Summary: What will be the impact of the gospel in your life?

1 Thess. 1:1; Acts 17:1-10

The Impact of the Gospel


A. Judging from his comments in the New Testament, the apostle Paul had an obvious deep affection for the church at Thessalonica. It is evident from the start of this letter that the believers there didn’t just talk about the gospel, the lived it.

B. As we will see in time to come, the believers there received the gospel, then began to pattern their lives after the lives of Paul and his companions, and most importantly, after the Lord.

C. This church was on fire for God, the gospel was a living reality to them, and they wanted the world to know what they had. We will see as we study this letter that the church did not want to sit on what they knew, but rather had a drive about them that made them get up and get going.

D. We need this same zeal in our church today. We have the greatest news known to man. The gospel Paul said in his letter to the Romans, "is the power of God unto salvation to every one that believeth; to the Jew first, and also to the Greek." The gospel has the power to change lives, and while our passage in Acts tells us that the city rulers in Thessalonica thought that the believers were turning the world upside down with the gospel, they were in fact turning it right side up.

E. I want us to begin this book of 1 Thessalonians with a look at Acts 17:1-10, and as we examine the beginnings of the work in Thessalonica, I want us to notice four things the gospel does. Remember, the results are not up to us. Our responsibility is to share the gospel and let God do as He pleases with it.

I. The Gospel Seeks (Acts 17:1-3)

A. Paul followed his custom of seeking out the Jews first in the local synagogue. Remember that he said in Romans 10:1, "Brethren, my heart’s desire and prayer to God for Israel is, that they might be saved." He had never lost this passion, and every place he went he labored to reach his own people.

B. We can learn some important lessons from the way Paul approached this new field.

1. He began with people with whom he could relate. He knew their background, their prejudices, their objections, how to reason with them, and so forth. There is nothing wrong with seeking people like this. God will use you to reach people with whom you can relate. When we think of sharing our faith, we get so afraid. Put yourself in the shoes of the one with whom you are dealing and approach them like you would want to be approached. Begin with people you can relate to. Verse 4 indicates that Paul did not restrict his preaching to the Jews, but went to the Greeks also. If our initial contacts won’t respond, move on!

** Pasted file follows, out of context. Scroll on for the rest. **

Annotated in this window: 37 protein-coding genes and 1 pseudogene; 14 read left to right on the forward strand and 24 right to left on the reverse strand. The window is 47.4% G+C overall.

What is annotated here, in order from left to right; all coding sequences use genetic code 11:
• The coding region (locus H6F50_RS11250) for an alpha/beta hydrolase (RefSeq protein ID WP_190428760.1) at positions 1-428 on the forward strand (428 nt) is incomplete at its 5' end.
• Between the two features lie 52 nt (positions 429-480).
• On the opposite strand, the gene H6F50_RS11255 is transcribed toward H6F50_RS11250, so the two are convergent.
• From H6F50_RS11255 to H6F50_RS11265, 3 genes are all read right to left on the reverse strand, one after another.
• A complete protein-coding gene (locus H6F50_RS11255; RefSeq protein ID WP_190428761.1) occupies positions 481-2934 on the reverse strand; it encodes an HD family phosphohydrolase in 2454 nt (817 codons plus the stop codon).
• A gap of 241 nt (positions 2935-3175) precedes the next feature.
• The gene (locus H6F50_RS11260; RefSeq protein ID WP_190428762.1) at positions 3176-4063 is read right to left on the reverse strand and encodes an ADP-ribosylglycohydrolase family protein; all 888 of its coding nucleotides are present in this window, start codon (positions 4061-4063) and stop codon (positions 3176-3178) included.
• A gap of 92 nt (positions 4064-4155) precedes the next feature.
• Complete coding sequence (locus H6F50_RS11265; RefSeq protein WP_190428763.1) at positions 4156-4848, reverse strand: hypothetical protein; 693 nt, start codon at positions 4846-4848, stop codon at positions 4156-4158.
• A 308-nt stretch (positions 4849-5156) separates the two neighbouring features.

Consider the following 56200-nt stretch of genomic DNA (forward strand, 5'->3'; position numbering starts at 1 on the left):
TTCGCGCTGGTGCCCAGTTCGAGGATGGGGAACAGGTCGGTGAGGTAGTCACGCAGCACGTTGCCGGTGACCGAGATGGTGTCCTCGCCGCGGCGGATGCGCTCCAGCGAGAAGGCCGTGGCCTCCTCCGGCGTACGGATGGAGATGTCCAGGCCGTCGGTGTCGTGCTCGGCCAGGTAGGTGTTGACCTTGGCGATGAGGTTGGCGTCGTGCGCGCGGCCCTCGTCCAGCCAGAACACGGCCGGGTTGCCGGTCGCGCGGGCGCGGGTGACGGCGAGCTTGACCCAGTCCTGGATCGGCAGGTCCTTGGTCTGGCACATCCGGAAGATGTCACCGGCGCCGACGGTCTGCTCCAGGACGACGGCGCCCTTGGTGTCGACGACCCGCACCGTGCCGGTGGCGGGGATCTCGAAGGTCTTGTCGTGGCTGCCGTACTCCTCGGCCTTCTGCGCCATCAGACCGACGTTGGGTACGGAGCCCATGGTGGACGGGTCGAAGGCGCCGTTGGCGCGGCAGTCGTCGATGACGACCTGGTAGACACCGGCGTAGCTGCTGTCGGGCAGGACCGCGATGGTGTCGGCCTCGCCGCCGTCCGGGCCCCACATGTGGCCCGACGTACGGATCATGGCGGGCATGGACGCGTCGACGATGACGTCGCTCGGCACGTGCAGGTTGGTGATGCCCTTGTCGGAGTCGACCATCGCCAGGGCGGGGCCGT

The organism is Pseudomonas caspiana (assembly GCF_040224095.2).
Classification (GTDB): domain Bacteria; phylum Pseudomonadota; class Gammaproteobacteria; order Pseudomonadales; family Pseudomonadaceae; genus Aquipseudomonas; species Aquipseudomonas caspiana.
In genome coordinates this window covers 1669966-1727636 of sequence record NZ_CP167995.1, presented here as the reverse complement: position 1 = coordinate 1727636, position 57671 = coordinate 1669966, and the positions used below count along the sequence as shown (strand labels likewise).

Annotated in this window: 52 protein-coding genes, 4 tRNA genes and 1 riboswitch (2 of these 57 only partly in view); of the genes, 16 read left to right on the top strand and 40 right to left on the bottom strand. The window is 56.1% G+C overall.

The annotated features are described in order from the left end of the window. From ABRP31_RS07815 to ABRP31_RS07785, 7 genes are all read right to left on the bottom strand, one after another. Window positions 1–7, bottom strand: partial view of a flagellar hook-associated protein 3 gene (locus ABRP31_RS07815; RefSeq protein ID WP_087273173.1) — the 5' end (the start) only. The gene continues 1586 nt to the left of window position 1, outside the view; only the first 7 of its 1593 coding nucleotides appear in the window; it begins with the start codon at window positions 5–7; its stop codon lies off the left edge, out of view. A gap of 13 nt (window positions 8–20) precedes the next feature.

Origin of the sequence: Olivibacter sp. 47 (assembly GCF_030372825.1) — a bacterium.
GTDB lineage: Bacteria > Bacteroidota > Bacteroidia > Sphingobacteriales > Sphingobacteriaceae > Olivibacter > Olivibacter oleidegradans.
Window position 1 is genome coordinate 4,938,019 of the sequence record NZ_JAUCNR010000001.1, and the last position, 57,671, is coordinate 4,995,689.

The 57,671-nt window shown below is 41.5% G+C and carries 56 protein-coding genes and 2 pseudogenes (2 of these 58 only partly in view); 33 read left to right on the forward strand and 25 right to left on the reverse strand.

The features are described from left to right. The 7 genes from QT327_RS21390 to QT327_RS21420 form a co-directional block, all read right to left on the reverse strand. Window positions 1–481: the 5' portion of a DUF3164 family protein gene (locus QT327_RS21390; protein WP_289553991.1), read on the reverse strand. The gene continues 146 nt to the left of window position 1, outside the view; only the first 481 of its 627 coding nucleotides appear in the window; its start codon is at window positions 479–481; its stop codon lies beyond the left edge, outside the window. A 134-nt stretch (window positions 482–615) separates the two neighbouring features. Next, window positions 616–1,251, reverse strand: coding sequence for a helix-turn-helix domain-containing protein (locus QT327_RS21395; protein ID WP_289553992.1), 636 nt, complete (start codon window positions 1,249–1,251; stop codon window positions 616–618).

2. He didn’t give up after the first visit. Verse 2 tells us that he spent three weeks reasoning with the people. We can’t let an initial rejection of our message be considered a failure. Keep reasoning, present the message, listen to their objections, look for open doors, and come back again. Don’t give up!

3. He used the Scriptures. What Scriptures did Paul use? The Old Testament! It was all he had. When we witness to others, when we share the gospel with them, we must use the Scriptures. People don’t need to hear what we think; they need to hear what God said in His Word.

4. He presented a living Savior! Perhaps one of the biggest failures of people sharing their faith today is that they want to get into arguments over issues that can’t help a lost person. It doesn’t matter what you believe about hair or clapping or dancing or drinking or anything else along those lines. They need to hear that "Christ must needs have suffered, and [that he has] risen again from the dead; and that this Jesus, whom I preach unto you, is Christ."

C. The gospel is seeking. Can you lead someone to Christ? Begin with people with whom you can relate. Don’t give up. Use the Scriptures, and give them the gospel.

II. The Gospel Saves (Acts 17:4)

A. Verse 4 tells us that some of the Jews believed and consorted, or began to keep company with Paul and Silas.

B. It also tells us that a great multitude of Gentiles were saved, and then a good number of the chief women.

C. Hebrews 4:12 tells us that "the word of God is quick, and powerful, and sharper than any two-edged sword, piercing even to the dividing asunder of soul and spirit, and of the joints and marrow, and is a discerner of the thoughts and intents of the heart."

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